One of the countless photos of Perryville tribal members that adorn the walls of the Katmai Community Center in Perryville. Many of the children and teenagers from this photo are either elders today or have passed on. Image courtesy of Anthony Caole.

It will be interesting to find out the answers to questions such as: What does that resilience look like today, in the face of a modern pandemic? What systems or structures serve the people well, and what needs improving or enhancing to strengthen community resilience? 

Dr. Drexler: Tell us more about why this study us so important to do. Why is this COVID-19 research important to you?

Anthony: Native communities, especially Native communities in Alaska, are oftentimes not considered or consulted in the development of public policy. Many federal programs and initiatives are often designed as one-size-fits-all; they don’t take into account the realities, cultures, and way of life of Native communities.

Resources provided during the COVID-19 pandemic provided a surprising level of flexibility, while rules and regulations were also developed along the way. It is important to get the voice of the most marginalized communities to the government, and it will be interesting to learn whether the federal government’s approach this time helped or hindered COVID-19 response and recovery.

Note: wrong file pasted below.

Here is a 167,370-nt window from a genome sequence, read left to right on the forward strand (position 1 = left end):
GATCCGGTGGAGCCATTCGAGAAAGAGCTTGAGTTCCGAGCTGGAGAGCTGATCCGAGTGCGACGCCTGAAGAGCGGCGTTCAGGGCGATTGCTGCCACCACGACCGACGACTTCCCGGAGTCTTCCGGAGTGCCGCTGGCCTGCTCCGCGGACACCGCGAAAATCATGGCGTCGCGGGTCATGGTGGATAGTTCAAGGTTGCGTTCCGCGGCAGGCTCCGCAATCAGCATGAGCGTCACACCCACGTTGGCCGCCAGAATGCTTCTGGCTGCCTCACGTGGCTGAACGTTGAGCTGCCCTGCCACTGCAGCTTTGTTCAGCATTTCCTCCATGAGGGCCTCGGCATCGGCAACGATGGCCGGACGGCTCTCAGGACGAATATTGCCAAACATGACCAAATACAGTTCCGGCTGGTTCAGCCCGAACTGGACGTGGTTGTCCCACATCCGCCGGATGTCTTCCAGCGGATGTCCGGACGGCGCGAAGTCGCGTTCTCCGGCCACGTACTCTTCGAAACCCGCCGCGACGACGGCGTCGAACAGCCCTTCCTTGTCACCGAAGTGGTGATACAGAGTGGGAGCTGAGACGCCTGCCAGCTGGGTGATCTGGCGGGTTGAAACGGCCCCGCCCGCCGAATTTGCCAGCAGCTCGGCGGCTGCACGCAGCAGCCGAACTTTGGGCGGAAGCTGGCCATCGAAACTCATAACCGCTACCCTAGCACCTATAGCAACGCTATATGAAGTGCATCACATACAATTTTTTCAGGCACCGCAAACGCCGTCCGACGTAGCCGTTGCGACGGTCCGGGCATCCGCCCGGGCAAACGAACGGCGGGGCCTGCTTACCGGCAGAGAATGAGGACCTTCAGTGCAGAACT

Dr. Drexler: Thank you, Anthony! We so appreciate you and your participation in this research into COVID-19’s impacts!

Public Health Degrees and Science Student Organizations at the University

The School of Health Sciences also offers various health-related degrees, including an online bachelor’s degree in public health and online master’s degrees in public health and nursing. There are also several science organizations at the University, including:

About the Authors

Dr. Kristin Drexler is a full-time faculty member in the Space Studies and Earth Sciences Department. She teaches geography, environmental science, earth system history, conservation of natural resources, and earth and planetary sustainability for the School of STEM. She earned her Ph.D. in educational leadership at New Mexico State University by researching socioecological systems, sustainable agroecology and community education. Dr. Drexler earned her Master of Arts in international affairs with an emphasis in natural resources management from Ohio University.